Back to Ireland here we go - great friendship, much room for change

Brian John Spencer
Oct 21, 2016 · 5 min read

Back to Ireland here they go. Great friendship, lots of room for change.

I’m up at 7.30 listening to Morning Joe. Others in Ohio have been up since 4.30am to cast their ballot, early voting begins today. It’s 27 days to the Election Day and this is the famous swing state, it feels like I’m sitting in the seat of history.

My stomach is turning and my head is light, it feels how it was when I was during my teens waking up on a Saturday before rugby. I knew something big lay ahead — the end of the exchange and the departure of my co-travelers back to Belfast. I’m leaving them and Columbus for New York at 10.30 pm that night.

Even though it’s the last day, the pace set at the start holds to the very end.

We walk the cool and sunny streets of Columbus from our hotel to the Ohio Statehouse. At 9.30 we meet with Democratic Party representative Rick L Curtin.

The team spend a few free minutes getting coffee. I spin off to take some photos of president McKinley of Ulster extraction who was assassinated in 1901. Then a parade walks by. The Ohio Quarter Horse are celebrating their 50th anniversary with a gracious procession.

Rick is a former journalist with Columbus Dispatch and a current Ohio State Representative getting ready for retirement. He briefs us on his career as a journalist and his move into politics, surprising the establishment by his decision to run as a democrat having come from a republican paper. He explains some of the challenges he faced and his achievements. We then turn the discussion to Ireland and the affects of Brexit.

Then we had a meeting with Doug and Bob of Van Meter, Ashbrook and Associates public affairs in a very plush high rise office building. Doug is the chairman for the Republican Party in Ohio and advisor to Ohio governor John Kasich. We each introduce ourselves and have a wider-ranging discussions starting with the health of the Republican Party and ranging to Brexit and affairs in Ireland. I draw the whole time and later present them to Doug and Bob. We get a fantastic group photo with amazing views of the city.

We move quickly back to the hotel. It’s nearly leaving time. The guys change while I frantically try to finish the full complement of cartoons for the delegation. I’ve been frantically scribbling all morning, adding a message on the back of every cartoon.

Andrew calls the group to attention and I hand them out, adding a quick word and underlining what I said the night before, that I was overwhelmed by the character and calibre of the delegation.

I finish with a cartoon for Suzy who gives me a big hug. I tribute her for the success of the week.

Suzy said a few words of goodbye. Almost welling up she talks about her memories and the fun times she had with us and how we impacted and inspired her to get into politics again.

With sweaty palms and butterflies in my stomach I waved farewell to team #USx16. The convoy of vans speed to the airport. I was left at the hotel and memories flooded back.

It was like the time in September 2008 when my best friends left me in Toulouse for my Erasmus programme. It was like in June 2011 when I said bye to Leanne at JFK airport.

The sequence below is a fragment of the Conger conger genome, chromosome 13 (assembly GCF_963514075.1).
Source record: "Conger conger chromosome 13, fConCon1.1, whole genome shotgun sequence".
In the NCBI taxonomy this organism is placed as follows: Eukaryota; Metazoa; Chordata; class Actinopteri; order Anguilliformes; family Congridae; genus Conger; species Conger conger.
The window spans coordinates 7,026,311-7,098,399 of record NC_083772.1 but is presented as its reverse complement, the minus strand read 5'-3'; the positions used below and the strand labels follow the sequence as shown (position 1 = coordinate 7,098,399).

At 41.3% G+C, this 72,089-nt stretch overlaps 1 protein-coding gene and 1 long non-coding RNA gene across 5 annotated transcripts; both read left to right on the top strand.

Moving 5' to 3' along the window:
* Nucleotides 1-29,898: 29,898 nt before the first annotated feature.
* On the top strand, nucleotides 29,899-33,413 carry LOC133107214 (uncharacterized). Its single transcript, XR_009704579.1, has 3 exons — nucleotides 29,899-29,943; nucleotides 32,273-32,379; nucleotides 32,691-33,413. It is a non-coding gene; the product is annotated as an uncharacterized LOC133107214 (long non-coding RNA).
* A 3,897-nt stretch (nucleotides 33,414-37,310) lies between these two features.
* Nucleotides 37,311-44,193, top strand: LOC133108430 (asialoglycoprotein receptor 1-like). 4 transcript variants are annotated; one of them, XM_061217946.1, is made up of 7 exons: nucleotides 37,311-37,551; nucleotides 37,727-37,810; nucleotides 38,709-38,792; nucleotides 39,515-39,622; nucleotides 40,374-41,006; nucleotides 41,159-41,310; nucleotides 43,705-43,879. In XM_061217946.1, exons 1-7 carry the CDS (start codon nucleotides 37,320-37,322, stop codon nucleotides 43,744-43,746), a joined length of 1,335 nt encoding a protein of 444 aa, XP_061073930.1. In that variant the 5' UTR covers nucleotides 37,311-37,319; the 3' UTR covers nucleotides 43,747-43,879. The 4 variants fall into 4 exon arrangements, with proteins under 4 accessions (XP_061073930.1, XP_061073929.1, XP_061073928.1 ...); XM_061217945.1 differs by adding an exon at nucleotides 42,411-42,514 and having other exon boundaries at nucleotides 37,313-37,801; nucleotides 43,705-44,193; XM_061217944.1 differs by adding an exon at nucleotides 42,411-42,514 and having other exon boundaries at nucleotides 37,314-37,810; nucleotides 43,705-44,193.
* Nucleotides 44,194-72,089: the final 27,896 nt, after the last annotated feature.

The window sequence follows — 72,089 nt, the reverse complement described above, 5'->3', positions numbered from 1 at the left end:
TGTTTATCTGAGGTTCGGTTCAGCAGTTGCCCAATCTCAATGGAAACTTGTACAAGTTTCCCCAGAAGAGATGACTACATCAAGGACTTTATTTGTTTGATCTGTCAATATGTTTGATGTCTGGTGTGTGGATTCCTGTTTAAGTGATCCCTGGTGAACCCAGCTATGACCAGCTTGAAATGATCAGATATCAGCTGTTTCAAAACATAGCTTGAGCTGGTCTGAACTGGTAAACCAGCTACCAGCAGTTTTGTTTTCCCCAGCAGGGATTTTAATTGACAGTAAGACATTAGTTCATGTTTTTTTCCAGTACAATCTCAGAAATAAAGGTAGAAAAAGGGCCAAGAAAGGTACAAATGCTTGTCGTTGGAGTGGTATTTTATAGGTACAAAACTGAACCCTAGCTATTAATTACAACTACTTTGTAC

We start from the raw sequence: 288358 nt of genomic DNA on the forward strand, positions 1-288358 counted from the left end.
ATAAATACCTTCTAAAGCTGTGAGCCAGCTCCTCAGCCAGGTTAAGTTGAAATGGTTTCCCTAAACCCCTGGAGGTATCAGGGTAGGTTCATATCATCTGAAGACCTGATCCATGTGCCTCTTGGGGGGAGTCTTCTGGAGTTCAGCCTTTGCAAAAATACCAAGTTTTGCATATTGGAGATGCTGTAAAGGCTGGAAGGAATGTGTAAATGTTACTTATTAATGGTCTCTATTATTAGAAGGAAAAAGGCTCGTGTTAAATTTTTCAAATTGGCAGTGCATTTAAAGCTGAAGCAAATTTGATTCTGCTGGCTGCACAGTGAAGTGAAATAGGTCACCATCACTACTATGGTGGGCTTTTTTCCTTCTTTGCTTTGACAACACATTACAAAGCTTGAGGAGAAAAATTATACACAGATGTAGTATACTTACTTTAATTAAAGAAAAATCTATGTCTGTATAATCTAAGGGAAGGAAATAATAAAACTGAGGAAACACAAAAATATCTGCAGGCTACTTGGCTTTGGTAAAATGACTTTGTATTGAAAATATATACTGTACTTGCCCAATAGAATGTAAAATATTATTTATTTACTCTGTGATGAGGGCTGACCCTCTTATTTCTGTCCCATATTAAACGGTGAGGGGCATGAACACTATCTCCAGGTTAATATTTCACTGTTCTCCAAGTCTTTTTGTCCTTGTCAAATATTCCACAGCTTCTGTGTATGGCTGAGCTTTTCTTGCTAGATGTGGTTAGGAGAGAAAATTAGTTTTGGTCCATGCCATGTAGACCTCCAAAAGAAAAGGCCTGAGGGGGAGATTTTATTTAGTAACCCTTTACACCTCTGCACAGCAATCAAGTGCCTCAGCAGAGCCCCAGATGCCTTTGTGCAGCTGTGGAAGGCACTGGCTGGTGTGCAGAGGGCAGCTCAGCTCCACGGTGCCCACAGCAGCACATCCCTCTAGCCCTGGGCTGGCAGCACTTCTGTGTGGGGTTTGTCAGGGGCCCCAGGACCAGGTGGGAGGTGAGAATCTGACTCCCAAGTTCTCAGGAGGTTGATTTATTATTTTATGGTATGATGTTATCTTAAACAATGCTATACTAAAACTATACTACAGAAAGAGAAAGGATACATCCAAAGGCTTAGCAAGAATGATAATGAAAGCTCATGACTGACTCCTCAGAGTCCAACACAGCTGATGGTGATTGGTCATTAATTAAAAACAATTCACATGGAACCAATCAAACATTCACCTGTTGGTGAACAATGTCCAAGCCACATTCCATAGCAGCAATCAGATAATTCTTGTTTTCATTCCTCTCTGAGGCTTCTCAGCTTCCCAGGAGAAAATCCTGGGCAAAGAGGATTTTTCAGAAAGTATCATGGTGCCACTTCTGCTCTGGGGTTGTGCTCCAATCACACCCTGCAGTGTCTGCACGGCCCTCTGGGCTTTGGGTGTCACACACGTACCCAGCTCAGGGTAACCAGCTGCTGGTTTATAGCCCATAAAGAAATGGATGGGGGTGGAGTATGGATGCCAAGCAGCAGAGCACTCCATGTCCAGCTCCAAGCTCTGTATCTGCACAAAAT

Each time there is a lump in my throat and a feeling of total insignificance, as though I’m a small dinghy, untethered from port. But as Hunter S. Thompson asked:

‘Who is the braver man? He who stayed securely at shore or he who has braved the storms of life?’

These experiences enrich my character and strengthen me, but it is still ominous when you’re standing in a big unfamiliar city in a vast unknown country all alone.

In the past I have allowed occasions of similar magnitude to get the better of me. Not this time. I feel confident and am resolute, I am resolved to make the absolute most of this unique opportunity and moment in history.

In 2011 I lived in New York as a legal intern with an interest in art, sometimes even dabbling in art, but limited by my legal responsibilities.

In 2016 this is my chance to go to New York as a full time artist and to challenge and test myself in this Mecca for all the makers and creators of the world.

I’m extremely excited.

I spend the afternoon in the hotel sorting my photos and editing videos.

I get on the Ohio bus at 10.40. I’m sitting beside a guy who’s been on from Cincinnati, his return trip. There are charging sockets and a good recline on the seats. The air-con isn’t too bad either. A lot better than the smoke-stenched air-absent coaches I used to get car-sick in as a child.

It’s amazing to be just sitting here in the dark speeding along a US freeway seeing all the outlets and the faint house lights in the rearground. Later it’s just a dark wilderness.

The coach is full of capacity — students, white and black and Asian people, and older people.

You can feel the speed of the coach, it lurches and jumps along the motorway driven by determinedly an Asian man.

We all sit there in the dark zooming along the vast plain of America at nearly 70mph, and not one of us is wearing a belt. I shudder to think.

A 3am pit stop, crumbs and snack shrapnel are everywhere as I write this.

Who was the guy we learned from?
He was kinda of mean…
Such a beautiful dancer.

Said three girls as they sat behind me munching on chips at 03:28.

Brian John Spencer

Written by

writer and artist and video-maker — Belfast|Dublin|London —

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